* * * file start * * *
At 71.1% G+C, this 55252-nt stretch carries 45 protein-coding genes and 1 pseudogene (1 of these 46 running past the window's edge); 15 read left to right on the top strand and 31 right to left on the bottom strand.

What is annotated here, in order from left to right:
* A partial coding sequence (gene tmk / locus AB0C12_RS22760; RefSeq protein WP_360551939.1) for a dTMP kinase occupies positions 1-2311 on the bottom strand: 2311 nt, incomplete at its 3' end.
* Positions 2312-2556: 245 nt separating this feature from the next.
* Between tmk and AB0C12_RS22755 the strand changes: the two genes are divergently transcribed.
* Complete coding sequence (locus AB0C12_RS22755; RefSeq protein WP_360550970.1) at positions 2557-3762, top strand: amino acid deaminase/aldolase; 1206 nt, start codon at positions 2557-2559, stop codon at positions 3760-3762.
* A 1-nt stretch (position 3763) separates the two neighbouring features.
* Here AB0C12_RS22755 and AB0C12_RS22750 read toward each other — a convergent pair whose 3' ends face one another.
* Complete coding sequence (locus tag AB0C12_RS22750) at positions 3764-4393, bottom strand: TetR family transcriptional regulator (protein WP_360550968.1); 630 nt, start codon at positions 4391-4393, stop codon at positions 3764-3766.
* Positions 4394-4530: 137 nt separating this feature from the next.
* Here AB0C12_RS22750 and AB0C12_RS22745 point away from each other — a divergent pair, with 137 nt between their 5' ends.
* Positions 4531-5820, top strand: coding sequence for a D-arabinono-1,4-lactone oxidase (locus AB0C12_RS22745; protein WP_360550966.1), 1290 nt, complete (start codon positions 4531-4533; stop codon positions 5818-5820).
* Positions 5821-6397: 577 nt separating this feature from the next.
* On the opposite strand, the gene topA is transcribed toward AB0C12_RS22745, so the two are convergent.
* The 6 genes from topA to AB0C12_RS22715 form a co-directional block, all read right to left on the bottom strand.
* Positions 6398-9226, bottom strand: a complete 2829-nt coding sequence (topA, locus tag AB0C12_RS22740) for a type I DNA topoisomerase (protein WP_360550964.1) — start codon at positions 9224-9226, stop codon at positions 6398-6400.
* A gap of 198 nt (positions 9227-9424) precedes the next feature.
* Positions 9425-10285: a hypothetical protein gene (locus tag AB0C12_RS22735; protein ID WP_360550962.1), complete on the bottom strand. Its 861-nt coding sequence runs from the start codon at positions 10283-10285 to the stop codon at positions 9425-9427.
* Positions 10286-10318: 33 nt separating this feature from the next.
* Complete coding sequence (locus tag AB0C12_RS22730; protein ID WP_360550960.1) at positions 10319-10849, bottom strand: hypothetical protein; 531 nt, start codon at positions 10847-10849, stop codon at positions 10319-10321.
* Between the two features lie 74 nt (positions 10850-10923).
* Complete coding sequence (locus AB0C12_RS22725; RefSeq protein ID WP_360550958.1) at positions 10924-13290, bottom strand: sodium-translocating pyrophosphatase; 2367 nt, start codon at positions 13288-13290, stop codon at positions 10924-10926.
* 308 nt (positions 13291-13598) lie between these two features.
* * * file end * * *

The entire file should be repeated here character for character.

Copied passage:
At 71.1% G+C, this 55252-nt stretch carries 45 protein-coding genes and 1 pseudogene (1 of these 46 running past the window's edge); 15 read left to right on the top strand and 31 right to left on the bottom strand.

What is annotated here, in order from left to right:
* A partial coding sequence (gene tmk / locus AB0C12_RS22760; RefSeq protein WP_360551939.1) for a dTMP kinase occupies positions 1-2311 on the bottom strand: 2311 nt, incomplete at its 3' end.
* Positions 2312-2556: 245 nt separating this feature from the next.
* Between tmk and AB0C12_RS22755 the strand changes: the two genes are divergently transcribed.
* Complete coding sequence (locus AB0C12_RS22755; RefSeq protein WP_360550970.1) at positions 2557-3762, top strand: amino acid deaminase/aldolase; 1206 nt, start codon at positions 2557-2559, stop codon at positions 3760-3762.
* A 1-nt stretch (position 3763) separates the two neighbouring features.
* Here AB0C12_RS22755 and AB0C12_RS22750 read toward each other — a convergent pair whose 3' ends face one another.
* Complete coding sequence (locus tag AB0C12_RS22750) at positions 3764-4393, bottom strand: TetR family transcriptional regulator (protein WP_360550968.1); 630 nt, start codon at positions 4391-4393, stop codon at positions 3764-3766.
* Positions 4394-4530: 137 nt separating this feature from the next.
* Here AB0C12_RS22750 and AB0C12_RS22745 point away from each other — a divergent pair, with 137 nt between their 5' ends.
* Positions 4531-5820, top strand: coding sequence for a D-arabinono-1,4-lactone oxidase (locus AB0C12_RS22745; protein WP_360550966.1), 1290 nt, complete (start codon positions 4531-4533; stop codon positions 5818-5820).
* Positions 5821-6397: 577 nt separating this feature from the next.
* On the opposite strand, the gene topA is transcribed toward AB0C12_RS22745, so the two are convergent.
* The 6 genes from topA to AB0C12_RS22715 form a co-directional block, all read right to left on the bottom strand.
* Positions 6398-9226, bottom strand: a complete 2829-nt coding sequence (topA, locus tag AB0C12_RS22740) for a type I DNA topoisomerase (protein WP_360550964.1) — start codon at positions 9224-9226, stop codon at positions 6398-6400.
* A gap of 198 nt (positions 9227-9424) precedes the next feature.
* Positions 9425-10285: a hypothetical protein gene (locus tag AB0C12_RS22735; protein ID WP_360550962.1), complete on the bottom strand. Its 861-nt coding sequence runs from the start codon at positions 10283-10285 to the stop codon at positions 9425-9427.
* Positions 10286-10318: 33 nt separating this feature from the next.
* Complete coding sequence (locus tag AB0C12_RS22730; protein ID WP_360550960.1) at positions 10319-10849, bottom strand: hypothetical protein; 531 nt, start codon at positions 10847-10849, stop codon at positions 10319-10321.
* Between the two features lie 74 nt (positions 10850-10923).
* Complete coding sequence (locus AB0C12_RS22725; RefSeq protein ID WP_360550958.1) at positions 10924-13290, bottom strand: sodium-translocating pyrophosphatase; 2367 nt, start codon at positions 13288-13290, stop codon at positions 10924-10926.
* 308 nt (positions 13291-13598) lie between these two features.